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Cloak and Dagger

Beyond the suspenseful intrigue of a good mystery novel, the term “cloak and dagger” has origins dating back to the 15th century. Fighting with a knife has no doubt existed as long as humans were able to grasp and thrust a piece of sharp wood or bone. But as humans evolved, so did daggers and the techniques in using them.

Much like the Bowie knife, the term “dagger” falls into the same type of vague terminology. A Bowie knife can be described in a wide range of styles, and so can a dagger. But most would agree that a dagger would at least be defined as a knife with a slender pointy blade. Not especially descriptive, but it gives a starting point. A dagger blade is generally described as a spear point style with a ridge running down the center to the tip. Not the best shape for cutting, but a strong blade type for thrusting. A dagger is also commonly called a “Dirk” in both England and the United States.

The strategic use of daggers started around the medieval era (14th and 15th centuries). Their shapes and sizes changed over time as fighting techniques and body armor also changed. Daggers were often used in conjunction with a sword when fighting, sometimes to block a sword, as well as to fight within close quarters. The term “cloak and dagger” was an actual style of fighting which used a cloak as a distraction and blocking devise, while also thrusting with a dagger in the other hand. This practice was described in a written work of fencing techniques by Achille Marozzo from Italy in the 16th century.

Although there is no specific length for a dagger blade, the most common sizes fall into the 3 inch to 12 inch range. And much like their Bowie cousins, daggers are seen in all shapes and sizes, and with handles as varied as any other knife. While daggers are generally thought of as fixed blade models, folding daggers have also been quite popular over time. Folding daggers were actually quite common in Europe throughout the early 1800s to mid-1900s. Although not as common, folding daggers were also offered by various cutlery companies in the United States during the mid-19th to the early 20th centuries.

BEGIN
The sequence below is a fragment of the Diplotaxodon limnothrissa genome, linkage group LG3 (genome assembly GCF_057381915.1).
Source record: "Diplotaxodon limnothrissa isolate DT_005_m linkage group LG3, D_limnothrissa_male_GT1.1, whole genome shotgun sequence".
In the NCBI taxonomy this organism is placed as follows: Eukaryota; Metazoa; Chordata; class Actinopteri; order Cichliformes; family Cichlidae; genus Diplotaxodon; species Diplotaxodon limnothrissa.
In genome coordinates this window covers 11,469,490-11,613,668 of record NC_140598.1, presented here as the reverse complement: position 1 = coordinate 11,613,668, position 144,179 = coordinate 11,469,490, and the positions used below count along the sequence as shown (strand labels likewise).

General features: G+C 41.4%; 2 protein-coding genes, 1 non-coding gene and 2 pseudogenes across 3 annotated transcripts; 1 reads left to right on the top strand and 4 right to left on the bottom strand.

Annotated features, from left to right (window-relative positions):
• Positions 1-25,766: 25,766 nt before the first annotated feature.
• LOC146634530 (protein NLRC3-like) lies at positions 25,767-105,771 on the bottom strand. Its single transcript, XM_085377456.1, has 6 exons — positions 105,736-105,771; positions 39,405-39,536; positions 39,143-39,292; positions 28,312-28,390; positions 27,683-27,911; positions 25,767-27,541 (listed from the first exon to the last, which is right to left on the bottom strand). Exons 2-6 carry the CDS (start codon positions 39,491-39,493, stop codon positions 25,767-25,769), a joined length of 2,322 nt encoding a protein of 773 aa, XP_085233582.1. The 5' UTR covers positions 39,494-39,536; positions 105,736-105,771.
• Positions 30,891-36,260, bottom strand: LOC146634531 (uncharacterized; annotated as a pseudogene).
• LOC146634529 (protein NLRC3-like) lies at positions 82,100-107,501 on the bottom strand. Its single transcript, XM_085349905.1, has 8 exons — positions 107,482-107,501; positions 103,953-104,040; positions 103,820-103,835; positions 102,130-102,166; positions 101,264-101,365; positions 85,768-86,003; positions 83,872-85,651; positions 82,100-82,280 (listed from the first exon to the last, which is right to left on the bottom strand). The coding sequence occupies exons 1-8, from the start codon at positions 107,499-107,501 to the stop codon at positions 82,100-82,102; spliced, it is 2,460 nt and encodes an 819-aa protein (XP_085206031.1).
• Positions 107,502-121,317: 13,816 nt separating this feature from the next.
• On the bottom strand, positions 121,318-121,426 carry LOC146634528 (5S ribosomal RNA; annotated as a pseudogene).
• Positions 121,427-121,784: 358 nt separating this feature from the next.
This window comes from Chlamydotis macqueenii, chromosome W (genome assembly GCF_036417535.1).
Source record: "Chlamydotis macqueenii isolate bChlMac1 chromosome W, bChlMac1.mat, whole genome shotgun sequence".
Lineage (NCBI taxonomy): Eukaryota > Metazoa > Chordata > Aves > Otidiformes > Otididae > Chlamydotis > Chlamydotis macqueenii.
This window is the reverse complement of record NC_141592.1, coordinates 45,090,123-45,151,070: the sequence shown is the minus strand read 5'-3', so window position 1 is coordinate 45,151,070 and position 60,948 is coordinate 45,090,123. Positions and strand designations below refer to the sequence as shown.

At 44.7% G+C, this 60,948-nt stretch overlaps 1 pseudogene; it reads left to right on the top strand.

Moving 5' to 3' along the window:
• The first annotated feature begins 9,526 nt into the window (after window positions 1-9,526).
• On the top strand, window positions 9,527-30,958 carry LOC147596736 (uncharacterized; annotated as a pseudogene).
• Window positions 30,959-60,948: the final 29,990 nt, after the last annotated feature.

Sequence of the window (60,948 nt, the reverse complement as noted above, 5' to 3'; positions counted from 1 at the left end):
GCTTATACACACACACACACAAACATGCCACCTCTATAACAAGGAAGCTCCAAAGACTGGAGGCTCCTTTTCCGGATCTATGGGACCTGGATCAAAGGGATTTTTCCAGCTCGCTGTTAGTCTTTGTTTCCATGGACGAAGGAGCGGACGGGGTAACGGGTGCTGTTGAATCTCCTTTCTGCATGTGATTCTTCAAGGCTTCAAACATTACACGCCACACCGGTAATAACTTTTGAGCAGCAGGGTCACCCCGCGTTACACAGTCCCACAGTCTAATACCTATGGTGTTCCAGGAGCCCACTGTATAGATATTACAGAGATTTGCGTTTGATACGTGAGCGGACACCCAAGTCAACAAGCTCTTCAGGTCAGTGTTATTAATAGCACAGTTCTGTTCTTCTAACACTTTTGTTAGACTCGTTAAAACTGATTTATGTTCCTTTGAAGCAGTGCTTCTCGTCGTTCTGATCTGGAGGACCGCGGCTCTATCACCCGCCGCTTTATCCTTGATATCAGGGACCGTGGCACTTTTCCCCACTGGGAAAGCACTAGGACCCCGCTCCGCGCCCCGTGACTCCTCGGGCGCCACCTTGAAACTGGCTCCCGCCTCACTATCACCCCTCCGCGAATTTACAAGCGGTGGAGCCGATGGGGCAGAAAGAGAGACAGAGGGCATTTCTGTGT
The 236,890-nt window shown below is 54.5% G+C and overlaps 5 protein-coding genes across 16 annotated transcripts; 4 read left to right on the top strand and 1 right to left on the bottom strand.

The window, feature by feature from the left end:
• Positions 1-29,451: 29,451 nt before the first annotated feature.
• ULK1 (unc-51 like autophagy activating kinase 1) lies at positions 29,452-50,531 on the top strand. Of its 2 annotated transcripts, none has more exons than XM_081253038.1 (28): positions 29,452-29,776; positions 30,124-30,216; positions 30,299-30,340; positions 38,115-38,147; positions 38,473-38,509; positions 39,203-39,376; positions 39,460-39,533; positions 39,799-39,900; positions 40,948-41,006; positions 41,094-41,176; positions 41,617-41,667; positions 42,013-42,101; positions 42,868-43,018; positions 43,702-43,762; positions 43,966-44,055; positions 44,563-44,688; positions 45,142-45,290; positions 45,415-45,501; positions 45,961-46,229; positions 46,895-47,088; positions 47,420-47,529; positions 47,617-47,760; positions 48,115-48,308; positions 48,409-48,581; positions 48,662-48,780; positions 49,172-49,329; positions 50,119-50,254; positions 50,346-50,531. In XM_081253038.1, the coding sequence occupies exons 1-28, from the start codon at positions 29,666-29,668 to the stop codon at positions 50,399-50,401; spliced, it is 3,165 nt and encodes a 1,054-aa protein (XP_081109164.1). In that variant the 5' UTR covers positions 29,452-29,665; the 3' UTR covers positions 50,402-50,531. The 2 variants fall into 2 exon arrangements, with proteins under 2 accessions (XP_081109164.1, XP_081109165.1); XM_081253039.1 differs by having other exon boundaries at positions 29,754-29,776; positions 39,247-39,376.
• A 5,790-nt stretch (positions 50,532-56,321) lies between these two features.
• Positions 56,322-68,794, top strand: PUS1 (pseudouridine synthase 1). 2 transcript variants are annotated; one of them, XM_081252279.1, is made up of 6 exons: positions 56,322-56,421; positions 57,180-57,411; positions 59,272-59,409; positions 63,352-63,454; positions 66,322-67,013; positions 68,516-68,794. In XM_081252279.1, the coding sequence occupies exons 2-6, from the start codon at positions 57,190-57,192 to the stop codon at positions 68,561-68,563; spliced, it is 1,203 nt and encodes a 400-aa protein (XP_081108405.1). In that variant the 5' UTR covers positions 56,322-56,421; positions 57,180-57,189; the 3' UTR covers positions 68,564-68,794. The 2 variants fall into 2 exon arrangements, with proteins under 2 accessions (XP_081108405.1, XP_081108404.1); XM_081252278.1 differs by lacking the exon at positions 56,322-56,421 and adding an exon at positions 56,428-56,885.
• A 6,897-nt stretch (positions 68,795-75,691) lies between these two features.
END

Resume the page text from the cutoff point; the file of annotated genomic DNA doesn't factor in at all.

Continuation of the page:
Shown within are four examples of European and American daggers from the 1800s and early 1900s. One example is a small Sheffield fixed-blade dagger by Alfred Williams from the early 1900s. With a total length of 7-1/4 inches, it features a nickel silver guard and trim. The handle is made from mother of pearl which is hand-cut in a beautiful spiral pattern. Another is a fixed-blade unmarked French model from the late 1800s with stag handles. This model is 8-1/4 inches in total length and has a very thick triangle shaped blade. A third example is an American folding lock-back dagger from Ulster. Dating to the 1920s, it has folding guards, jigged bone handles, and measures 8 inches fully open. The final model is a folding lock-back dagger with pearl handles. At 7-3/4 inches open, it dates to the mid-1800s and was made by James Rodgers of Sheffield, England. The ornate and stunning nickel silver bolsters are classic Sheffield types from the 19th century.

Volumes could be written on the history of daggers, but this is just a snippet of another fascinating type of knife. While the sword was used in battles and self-defense for a few thousand years, the dagger was the back up for close encounters. Ever since the stabbing assassination of Julius Caesar in 44 BC, the dagger has maintained a rather dark or even sinister reputation. Designed to be easily concealed, a dagger can be deployed and put into use in a matter of seconds. While the dagger may very well deserve a rather nefarious distinction, it still holds an alluring beauty which captures our attention and imagination.


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